In statistical analysis results has shown as numerical data, average, standard deviation, distribution of probability. In order to determine of statistical significance Test U and t-student test were used. Statistica 7.1 and Excel 2007 were used.

Results

The mean duration of colonoscopy and chromoendoscopy was 26.8 min. In cases where the colon mucosa required additional purification, the time was longer—44.14min.

Differences in times of chromoendoscopy according to the quality of colon preparation were statistically significant, PV<0.001.

In the study population, typical ACF were found in 73 patients (p = 0.489), hyperplastic ACF in 49 (p = 0.328), and dysplastic ACF in 16 patients (p = 0.107). Mixed ACF were observed in 11 individuals (p = 0.073).

The study population was divided into three subgroups according to the number of ACF observed, i.e. ACF < 5, 5–10 and >10. ACF < 5 were found in 35 patients (29.41%), 5–10 ACF in 70 (58.82%) and ACF > 10 in 14 individuals (11.76%).

In the population study one type of ACF was observed in 88 patients (p = 0.7394), two types in 29 (p = 0.2437) and three types in 2 individuals (p = 0.0168).

Microscopic confirmations of endoscopic ACF diagnoses (S1 Table). Results found in the control group (S2 Table).

Analysis of data revealed 12 false negative, 2 false positive, 335 truly positive and 298 truly negative values. The sensitivity of the method was found to be 0.96 whereas its specificity 0.99.

Discussion

Colonoscopy for colon diagnosis supplants the other methods and the demands for its use are increasingly high. Colonoscopy with dyes enables the detection of dysplastic changes, flat neoplastic lesions and ACF. High-resolution chromoendoscopy and endoscopy are essential for ACF diagnosis.

Staining of the entire colon is technically difficult, laborious, time-consuming and arduous for patients [8]. Since the highest mean density of ACF is found in the rectum, the majority of pathologists assessing ACF examine only this segment [5,7,10,11,12,13].

In highly-specialised centres in which chromoendoscopy is routinely used for examinations of the large intestine, the time of complete colonoscopy with staining is 30–60 minutes or even longer. The examination confined to the rectum prolongs the procedure by only 10–15 minutes [7,8,11].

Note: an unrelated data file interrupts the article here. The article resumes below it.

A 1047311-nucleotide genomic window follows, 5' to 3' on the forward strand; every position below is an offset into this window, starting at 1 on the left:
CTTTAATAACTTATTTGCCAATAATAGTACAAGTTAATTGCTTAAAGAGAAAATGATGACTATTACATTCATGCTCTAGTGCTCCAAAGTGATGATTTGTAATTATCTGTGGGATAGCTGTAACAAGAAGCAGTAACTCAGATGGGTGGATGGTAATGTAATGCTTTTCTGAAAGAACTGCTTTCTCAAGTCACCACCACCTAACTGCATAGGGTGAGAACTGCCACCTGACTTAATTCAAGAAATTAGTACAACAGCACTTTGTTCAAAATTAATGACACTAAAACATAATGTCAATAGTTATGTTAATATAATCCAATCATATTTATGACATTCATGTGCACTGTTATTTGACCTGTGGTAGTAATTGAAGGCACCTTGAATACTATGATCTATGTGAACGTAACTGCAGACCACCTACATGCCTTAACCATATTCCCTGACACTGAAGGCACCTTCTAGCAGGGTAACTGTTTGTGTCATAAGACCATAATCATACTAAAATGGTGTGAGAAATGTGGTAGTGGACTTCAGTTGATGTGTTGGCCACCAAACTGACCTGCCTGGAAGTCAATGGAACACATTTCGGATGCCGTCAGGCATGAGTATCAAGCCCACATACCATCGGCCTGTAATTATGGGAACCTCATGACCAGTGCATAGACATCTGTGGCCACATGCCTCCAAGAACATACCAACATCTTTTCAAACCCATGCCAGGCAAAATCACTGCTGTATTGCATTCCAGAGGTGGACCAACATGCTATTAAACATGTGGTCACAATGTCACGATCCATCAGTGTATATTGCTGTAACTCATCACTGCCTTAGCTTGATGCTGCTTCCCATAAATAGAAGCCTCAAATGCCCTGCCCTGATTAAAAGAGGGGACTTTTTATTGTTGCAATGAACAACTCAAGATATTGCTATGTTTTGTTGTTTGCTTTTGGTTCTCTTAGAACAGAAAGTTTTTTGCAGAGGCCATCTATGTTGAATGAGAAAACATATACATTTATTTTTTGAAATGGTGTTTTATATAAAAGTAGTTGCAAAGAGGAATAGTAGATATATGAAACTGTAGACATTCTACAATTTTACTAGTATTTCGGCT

In our material, the mean duration of colonoscopy with staining and rectal ACF evaluation was about 27 minutes, which is not markedly different from the results of other authors [8].

The time consumption of the examination and ACF visualization are significantly affected by proper preparation of the rectum for staining.

The rectal mucosa poorly prepared for staining deteriorates the quality of methylene blue staining of the rectum. Islands of poorly stained mucosa are observed, and ACF evaluation is substantially hindered. Additional rinsing of the rectum also prolongs the examination time. Some authors routinely precede rectal staining with its rinsing with 0.5% solution of glycerin or mucolytic preparation (10–20% N-acetylcysteine) to remove the mucus remains, which in turn enables better penetration of the dye into the mucous membrane of the colon section stained [11,14,15,16]. In our study, the colon was only mechanically purified with polyethylene glycol (Fortrans); no other preparations were used. The method used for staining of our 131 preparations, i.e. 0.25% methylene blue plus rinsing with distilled water, was found sufficient for good identification of rectal ACF. Mucolytics were not used mainly because the surface of ACF-forming colonocytes is less mature and contains low numbers of microvilli compared to the normal surrounding mucosa, which is associated with deficiency of protective mucus.